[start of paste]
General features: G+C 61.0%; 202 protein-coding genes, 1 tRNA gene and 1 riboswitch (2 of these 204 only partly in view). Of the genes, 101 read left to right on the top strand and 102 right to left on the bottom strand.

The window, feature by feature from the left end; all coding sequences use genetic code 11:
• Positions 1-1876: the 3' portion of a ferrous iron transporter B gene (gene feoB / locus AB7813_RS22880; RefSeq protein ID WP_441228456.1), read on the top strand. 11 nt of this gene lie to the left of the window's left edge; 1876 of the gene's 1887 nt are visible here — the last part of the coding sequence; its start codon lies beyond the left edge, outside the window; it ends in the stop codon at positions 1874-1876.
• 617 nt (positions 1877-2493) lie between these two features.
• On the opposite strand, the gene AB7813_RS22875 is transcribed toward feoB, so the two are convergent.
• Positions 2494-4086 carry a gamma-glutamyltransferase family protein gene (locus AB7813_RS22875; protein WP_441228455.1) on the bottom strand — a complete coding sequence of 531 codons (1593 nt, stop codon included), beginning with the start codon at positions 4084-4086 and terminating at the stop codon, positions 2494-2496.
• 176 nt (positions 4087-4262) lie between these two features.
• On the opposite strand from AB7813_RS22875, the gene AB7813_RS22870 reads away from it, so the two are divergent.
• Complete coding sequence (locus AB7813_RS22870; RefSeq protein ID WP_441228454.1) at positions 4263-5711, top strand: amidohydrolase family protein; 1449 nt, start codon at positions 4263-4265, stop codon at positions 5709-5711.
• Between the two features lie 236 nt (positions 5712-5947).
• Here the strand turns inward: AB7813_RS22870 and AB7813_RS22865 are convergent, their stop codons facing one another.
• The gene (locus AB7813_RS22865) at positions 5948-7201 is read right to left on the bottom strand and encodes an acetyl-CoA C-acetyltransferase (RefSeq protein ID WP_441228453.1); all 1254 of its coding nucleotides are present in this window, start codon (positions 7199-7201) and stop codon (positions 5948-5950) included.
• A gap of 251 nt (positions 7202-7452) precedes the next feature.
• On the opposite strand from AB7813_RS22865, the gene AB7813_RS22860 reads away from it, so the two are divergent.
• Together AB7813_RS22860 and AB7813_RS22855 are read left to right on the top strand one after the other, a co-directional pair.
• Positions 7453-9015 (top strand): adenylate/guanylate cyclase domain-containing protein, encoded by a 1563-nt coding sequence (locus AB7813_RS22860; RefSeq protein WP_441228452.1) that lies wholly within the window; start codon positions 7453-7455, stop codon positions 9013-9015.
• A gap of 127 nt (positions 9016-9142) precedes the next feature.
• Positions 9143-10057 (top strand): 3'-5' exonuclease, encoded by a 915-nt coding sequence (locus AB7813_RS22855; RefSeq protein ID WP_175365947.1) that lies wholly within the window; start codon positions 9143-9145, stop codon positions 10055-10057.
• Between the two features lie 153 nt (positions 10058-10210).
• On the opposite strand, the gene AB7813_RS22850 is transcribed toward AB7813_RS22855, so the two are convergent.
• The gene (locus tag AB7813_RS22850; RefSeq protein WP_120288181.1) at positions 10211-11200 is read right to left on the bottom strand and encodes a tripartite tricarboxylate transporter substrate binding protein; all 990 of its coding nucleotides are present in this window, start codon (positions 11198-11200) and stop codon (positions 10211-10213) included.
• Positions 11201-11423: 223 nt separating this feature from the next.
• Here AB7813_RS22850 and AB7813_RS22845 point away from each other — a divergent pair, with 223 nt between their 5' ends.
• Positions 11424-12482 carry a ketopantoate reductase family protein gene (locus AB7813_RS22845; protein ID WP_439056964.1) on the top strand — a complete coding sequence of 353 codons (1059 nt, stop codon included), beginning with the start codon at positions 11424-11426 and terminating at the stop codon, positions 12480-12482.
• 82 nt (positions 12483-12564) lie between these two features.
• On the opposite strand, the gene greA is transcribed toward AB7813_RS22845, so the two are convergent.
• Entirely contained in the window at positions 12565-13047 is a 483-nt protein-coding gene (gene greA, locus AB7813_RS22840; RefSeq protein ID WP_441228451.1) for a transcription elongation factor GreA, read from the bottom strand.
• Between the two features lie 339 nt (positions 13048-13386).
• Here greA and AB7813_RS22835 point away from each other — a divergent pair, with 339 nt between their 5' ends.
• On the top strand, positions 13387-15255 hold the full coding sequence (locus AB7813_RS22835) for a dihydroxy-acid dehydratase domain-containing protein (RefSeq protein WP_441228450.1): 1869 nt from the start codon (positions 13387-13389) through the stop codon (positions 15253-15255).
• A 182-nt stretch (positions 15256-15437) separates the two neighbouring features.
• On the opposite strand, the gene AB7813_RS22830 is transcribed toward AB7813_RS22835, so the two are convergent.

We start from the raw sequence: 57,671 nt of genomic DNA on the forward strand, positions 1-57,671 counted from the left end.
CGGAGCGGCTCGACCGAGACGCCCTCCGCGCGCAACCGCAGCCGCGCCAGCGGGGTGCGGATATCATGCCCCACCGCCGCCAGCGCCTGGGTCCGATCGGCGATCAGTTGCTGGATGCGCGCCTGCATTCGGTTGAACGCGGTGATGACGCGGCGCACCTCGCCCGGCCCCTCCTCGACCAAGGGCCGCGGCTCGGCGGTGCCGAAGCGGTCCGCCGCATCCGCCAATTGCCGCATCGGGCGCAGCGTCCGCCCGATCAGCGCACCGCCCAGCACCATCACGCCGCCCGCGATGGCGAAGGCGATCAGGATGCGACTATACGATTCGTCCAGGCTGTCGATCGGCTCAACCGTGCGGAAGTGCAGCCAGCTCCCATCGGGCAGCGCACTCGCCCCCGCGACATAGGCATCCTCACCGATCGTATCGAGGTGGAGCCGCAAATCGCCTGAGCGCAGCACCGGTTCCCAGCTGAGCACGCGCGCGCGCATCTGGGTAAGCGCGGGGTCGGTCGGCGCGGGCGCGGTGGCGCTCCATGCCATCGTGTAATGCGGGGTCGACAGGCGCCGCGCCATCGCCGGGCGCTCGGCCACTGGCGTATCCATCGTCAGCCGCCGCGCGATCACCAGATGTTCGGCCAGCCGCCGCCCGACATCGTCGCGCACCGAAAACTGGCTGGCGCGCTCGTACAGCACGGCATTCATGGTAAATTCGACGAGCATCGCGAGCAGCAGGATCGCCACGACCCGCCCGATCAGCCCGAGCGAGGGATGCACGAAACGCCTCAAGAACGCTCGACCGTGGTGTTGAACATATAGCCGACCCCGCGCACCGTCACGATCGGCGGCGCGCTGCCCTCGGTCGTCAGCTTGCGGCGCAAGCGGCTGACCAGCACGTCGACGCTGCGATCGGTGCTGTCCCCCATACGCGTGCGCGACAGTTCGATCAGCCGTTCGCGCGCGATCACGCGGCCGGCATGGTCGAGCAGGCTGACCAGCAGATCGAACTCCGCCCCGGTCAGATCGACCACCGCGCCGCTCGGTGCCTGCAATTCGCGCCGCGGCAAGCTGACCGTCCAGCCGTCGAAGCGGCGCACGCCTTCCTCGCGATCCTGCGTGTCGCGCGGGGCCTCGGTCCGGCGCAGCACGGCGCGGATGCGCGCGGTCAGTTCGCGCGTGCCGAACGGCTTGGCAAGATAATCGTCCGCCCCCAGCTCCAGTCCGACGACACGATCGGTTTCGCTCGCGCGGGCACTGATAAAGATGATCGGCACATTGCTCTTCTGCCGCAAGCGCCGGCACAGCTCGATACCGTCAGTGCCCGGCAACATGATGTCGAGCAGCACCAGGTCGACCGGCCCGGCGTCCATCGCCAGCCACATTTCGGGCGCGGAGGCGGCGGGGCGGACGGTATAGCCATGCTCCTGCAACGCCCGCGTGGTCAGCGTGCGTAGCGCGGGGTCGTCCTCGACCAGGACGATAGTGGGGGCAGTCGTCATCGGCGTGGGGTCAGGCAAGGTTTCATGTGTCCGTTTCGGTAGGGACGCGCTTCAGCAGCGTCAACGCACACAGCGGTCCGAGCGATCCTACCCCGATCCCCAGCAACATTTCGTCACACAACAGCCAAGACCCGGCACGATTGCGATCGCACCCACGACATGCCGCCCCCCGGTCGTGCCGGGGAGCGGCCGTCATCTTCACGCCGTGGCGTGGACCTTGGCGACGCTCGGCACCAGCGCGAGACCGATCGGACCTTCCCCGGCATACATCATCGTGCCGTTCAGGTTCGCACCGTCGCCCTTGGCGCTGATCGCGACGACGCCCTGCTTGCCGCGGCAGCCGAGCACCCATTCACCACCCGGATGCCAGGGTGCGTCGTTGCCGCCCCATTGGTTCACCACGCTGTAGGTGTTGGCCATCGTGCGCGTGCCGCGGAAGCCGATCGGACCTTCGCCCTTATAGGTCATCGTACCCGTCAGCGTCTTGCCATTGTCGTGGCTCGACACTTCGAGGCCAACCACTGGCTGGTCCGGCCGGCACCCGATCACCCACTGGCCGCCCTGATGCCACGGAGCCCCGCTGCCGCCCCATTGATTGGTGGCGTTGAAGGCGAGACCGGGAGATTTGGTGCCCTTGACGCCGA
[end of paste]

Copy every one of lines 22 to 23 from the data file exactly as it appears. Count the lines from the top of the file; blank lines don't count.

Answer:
• Positions 11201-11423: 223 nt separating this feature from the next.
• Here AB7813_RS22850 and AB7813_RS22845 point away from each other — a divergent pair, with 223 nt between their 5' ends.